The math is as follows. Cargo weight (such as a truck camper) must be deducted from Tow Rating, again because the Tow Rating is directly related to the GCWR. In our situation, the 1,694-pound Lance 650 dropped our Titan XD’s tow rating to 10,343 pounds. The Base Weight of our ’08 Jeep Wrangler non-Rubicon averages 4,400 pounds. With the aftermarket lift kit, bigger tires and wheels, bumpers, and sliders added in, we figured about 5,500 pounds. While using a trailer to tow the Jeep upon would add even more weight into the equation, flat-towing the Jeep means we could stay well under the Titan XD’s GCWR, allowing plenty of room for cargo, fluids, and passengers.
Towing GearThere are more companies that make towing equipment than you shake a stick at, but we have used and are big fans of Blue Ox. The company offers a full line of gear for trailering just about anything. You will need a tow bar (BX7322 Adventurer Tow Bar), wiring kit (BX8869 Bulb and Socket Tail Light Wiring Kit), and connector (BX88206 7-6 Coiled Electrical Cable) to channel electrical signals from the truck to the Jeep. You will also need some sort of baseplate to hook the tow bar to your Jeep’s front bumper, and while Blue Ox makes a number of baseplates for aftermarket bumpers as well as factory bumpers, you may need to custom make a baseplate.
You may need a supplemental braking system on the flat-towed Jeep, as some states consider it a trailer. Check with your local state motor-vehicle offices. The Blue OX BRK2016 Patriot II Brake System will help reduce braking shock on the towing gear and your Jeep (which can create wear and tear on its chassis, tires, and other components).
You will also need a drawbar and ball that goes into the truck’s receiver. We like (and have owned for years) the Tow & Stow from B&W Trailer Hitches. It offers multiple rotatable ball sizes and can be folded down to tuck the out of the way when not in use without removing it from the vehicle’s receiver hitch.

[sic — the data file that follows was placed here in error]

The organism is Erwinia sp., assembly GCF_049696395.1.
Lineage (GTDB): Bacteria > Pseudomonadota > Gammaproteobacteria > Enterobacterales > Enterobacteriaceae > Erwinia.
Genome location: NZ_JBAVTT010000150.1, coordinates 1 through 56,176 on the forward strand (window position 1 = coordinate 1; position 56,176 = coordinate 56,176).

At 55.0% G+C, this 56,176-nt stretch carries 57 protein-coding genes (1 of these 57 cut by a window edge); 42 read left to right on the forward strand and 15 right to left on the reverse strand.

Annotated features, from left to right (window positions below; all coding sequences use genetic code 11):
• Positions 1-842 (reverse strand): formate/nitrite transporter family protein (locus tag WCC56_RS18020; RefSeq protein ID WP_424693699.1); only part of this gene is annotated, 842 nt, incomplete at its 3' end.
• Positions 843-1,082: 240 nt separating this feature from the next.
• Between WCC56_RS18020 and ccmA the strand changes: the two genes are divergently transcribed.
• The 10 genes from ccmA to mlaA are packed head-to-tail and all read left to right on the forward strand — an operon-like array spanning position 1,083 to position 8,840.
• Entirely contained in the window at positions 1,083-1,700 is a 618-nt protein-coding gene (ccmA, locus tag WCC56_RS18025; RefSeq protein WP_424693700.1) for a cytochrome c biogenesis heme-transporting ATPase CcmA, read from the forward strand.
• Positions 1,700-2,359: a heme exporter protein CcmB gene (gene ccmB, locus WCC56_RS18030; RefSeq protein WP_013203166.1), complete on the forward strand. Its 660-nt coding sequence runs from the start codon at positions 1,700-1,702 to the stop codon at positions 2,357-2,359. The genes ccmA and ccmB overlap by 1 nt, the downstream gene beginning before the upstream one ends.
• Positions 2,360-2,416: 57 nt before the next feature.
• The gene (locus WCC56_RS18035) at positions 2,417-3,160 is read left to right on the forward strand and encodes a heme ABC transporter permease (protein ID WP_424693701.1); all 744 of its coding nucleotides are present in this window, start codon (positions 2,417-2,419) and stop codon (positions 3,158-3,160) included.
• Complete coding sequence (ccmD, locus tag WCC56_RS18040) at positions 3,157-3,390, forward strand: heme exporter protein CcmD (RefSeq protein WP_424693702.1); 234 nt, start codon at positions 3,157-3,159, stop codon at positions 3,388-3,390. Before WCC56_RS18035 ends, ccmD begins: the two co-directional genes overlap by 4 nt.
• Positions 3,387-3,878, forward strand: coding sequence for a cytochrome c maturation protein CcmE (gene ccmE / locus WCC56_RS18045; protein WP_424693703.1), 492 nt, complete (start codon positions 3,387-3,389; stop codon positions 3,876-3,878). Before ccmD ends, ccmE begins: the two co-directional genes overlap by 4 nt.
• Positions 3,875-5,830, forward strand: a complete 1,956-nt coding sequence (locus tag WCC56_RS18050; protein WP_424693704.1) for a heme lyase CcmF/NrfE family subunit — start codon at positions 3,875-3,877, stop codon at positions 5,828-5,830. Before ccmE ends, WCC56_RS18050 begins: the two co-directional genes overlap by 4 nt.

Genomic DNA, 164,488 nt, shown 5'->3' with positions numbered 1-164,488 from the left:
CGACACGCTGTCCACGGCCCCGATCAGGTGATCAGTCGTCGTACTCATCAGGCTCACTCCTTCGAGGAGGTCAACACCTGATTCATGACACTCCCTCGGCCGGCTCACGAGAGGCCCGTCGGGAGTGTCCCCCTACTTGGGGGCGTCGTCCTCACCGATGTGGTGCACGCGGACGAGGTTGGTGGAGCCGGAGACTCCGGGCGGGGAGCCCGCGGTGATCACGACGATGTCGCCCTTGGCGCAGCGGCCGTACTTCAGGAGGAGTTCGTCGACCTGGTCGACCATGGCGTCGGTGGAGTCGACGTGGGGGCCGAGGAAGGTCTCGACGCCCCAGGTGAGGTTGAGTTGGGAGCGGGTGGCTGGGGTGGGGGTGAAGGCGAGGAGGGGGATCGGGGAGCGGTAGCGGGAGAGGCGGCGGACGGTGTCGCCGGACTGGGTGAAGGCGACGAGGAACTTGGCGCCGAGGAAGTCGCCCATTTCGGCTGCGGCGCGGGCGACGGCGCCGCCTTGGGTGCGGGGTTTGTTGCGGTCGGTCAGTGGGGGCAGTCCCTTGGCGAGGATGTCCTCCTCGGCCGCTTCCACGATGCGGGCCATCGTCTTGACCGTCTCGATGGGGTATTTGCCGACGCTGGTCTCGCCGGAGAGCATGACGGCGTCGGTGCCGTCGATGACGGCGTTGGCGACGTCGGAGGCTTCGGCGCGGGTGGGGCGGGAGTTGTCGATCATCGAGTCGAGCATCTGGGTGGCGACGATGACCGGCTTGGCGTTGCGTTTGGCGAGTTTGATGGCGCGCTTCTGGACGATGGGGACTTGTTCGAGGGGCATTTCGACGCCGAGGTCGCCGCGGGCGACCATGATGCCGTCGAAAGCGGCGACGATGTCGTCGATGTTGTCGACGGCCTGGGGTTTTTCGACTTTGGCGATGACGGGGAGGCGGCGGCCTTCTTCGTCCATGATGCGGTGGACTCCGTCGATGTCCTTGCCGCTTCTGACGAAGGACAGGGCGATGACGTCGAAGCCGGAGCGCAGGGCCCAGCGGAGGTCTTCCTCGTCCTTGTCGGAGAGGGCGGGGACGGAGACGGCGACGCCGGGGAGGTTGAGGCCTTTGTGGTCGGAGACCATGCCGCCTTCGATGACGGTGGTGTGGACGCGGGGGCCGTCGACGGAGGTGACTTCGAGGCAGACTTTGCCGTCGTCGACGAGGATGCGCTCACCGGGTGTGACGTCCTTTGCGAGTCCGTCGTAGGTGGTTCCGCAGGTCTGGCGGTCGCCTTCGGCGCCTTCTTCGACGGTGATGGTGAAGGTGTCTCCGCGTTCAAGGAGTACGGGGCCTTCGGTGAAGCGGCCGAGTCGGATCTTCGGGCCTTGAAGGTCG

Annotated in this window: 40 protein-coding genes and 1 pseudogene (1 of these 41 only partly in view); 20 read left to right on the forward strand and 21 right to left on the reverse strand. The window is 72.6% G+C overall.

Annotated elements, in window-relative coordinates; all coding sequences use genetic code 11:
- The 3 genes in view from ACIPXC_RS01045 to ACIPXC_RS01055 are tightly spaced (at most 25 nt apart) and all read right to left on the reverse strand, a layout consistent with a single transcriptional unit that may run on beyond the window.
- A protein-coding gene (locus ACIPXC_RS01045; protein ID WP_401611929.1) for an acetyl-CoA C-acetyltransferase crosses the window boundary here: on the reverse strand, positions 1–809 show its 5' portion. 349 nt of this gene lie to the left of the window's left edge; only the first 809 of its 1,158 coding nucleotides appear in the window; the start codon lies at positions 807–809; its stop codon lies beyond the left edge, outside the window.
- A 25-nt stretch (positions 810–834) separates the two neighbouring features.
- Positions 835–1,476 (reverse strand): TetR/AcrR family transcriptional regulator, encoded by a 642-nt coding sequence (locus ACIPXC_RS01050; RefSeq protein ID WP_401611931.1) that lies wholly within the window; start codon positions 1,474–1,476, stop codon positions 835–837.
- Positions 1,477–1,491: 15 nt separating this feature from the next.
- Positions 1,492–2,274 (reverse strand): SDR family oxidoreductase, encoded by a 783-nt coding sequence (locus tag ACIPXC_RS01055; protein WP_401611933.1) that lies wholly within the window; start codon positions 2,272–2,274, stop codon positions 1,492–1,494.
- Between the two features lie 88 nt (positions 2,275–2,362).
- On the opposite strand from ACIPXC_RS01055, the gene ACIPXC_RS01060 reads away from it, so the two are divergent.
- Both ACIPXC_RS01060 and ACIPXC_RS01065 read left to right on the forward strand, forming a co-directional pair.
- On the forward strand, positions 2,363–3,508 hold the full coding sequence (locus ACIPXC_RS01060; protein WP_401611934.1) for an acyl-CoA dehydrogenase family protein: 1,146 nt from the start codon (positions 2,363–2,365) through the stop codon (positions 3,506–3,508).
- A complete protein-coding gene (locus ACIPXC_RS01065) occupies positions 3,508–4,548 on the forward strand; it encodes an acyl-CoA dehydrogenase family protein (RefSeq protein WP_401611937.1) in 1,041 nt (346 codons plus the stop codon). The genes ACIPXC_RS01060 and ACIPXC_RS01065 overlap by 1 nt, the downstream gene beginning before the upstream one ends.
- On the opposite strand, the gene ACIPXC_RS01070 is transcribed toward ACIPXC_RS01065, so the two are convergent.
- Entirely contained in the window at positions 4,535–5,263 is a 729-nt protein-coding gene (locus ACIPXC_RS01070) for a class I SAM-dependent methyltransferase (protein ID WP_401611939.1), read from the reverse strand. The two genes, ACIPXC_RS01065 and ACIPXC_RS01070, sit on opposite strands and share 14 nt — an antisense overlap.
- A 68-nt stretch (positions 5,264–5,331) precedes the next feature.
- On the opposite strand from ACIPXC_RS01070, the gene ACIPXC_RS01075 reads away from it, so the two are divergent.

Flat-Tow SettingsFlat-towing your Jeep eliminates the extra weight of a trailer to carry it on and makes it much easier to turn loose the Jeep once you’re in camp. Sure it puts miles on the rolling gear of the Jeep, but you don’t have extra axles, tires, and brakes (under a trailer) to worry above servicing or repairing when they blow out on the highway.
Regardless of what Jeep you own, the most important key to successful flat towing is to disengage the driveshafts. On a Jeep Wrangler JK that means placing the transfer case in the Neutral (N) position. If your Jeep has a manual transmission, it must be placed in gear (not Neutral); an automatic transmission must be placed in the Park (P) position. The parking brake must be off for towing. However, never allow the Jeep to be left unattached from the tow vehicle unless the parking brake is on. We suggest that you double-check the T-case, trans, and brake settings before you begin to tow and check them again each time you stop during your trip.
With the right equipment, proper procedures, and careful attention to weights (we suggest taking your tow rig and your Jeep to a certified truck scale, as they are loaded for travel, to get exact weights), you can flat-tow your Jeep behind an RV or truck camper and reap the benefits associated with camping, with none of the discomforts associated with sleeping under a piece of nylon or canvas.